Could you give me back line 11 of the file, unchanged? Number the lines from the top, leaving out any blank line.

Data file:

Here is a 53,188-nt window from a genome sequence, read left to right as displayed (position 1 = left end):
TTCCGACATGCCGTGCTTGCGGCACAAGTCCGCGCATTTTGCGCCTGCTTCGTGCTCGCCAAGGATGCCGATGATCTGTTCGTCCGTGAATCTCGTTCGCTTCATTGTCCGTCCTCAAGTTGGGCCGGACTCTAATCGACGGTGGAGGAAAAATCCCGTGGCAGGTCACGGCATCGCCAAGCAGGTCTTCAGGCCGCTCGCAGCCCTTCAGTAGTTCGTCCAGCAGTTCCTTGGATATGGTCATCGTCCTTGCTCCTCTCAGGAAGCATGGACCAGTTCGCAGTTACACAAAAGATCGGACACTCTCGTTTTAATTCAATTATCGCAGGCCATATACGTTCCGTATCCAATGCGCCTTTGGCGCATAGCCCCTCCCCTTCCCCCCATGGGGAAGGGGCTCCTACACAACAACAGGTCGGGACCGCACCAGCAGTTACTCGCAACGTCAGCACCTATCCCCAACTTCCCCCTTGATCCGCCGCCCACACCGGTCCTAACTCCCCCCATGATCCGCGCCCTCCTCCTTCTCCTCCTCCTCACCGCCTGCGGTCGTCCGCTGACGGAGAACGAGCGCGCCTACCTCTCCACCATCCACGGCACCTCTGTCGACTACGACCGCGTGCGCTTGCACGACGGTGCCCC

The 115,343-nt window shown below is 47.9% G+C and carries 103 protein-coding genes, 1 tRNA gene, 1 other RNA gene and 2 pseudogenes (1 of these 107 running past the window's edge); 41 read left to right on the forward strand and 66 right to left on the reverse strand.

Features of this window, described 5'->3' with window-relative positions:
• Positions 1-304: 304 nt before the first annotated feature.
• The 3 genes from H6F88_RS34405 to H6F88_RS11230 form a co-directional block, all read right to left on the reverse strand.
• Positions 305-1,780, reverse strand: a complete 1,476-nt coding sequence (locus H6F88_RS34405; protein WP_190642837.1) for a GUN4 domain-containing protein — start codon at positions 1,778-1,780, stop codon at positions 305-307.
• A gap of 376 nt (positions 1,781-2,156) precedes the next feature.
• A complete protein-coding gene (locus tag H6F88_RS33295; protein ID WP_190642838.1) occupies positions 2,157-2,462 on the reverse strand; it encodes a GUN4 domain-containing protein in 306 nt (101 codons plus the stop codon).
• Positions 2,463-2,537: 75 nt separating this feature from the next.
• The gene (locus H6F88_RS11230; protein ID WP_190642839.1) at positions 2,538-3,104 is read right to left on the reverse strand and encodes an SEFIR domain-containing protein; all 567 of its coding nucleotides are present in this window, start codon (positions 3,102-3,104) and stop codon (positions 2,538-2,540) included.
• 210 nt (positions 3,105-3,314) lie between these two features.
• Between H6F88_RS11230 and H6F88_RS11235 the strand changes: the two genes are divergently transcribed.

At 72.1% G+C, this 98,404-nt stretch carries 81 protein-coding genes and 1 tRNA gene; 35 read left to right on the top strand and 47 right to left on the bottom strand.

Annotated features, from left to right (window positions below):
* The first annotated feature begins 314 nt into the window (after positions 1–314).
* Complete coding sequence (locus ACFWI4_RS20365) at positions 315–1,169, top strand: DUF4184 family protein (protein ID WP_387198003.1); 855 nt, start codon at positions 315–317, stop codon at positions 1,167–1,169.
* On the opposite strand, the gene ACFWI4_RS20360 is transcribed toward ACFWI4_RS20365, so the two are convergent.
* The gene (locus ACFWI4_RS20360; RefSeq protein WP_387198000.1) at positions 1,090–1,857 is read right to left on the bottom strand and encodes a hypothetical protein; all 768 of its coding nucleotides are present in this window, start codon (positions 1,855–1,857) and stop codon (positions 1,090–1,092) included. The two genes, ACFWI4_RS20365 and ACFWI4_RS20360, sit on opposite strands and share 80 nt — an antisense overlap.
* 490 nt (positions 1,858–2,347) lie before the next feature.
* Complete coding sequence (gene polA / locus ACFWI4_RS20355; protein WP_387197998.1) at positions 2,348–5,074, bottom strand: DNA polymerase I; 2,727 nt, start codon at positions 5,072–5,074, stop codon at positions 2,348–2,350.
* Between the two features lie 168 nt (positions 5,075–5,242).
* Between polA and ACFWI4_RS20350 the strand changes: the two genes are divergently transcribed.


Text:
• The gene (locus H6F88_RS11230; protein ID WP_190642839.1) at positions 2,538-3,104 is read right to left on the reverse strand and encodes an SEFIR domain-containing protein; all 567 of its coding nucleotides are present in this window, start codon (positions 3,102-3,104) and stop codon (positions 2,538-2,540) included.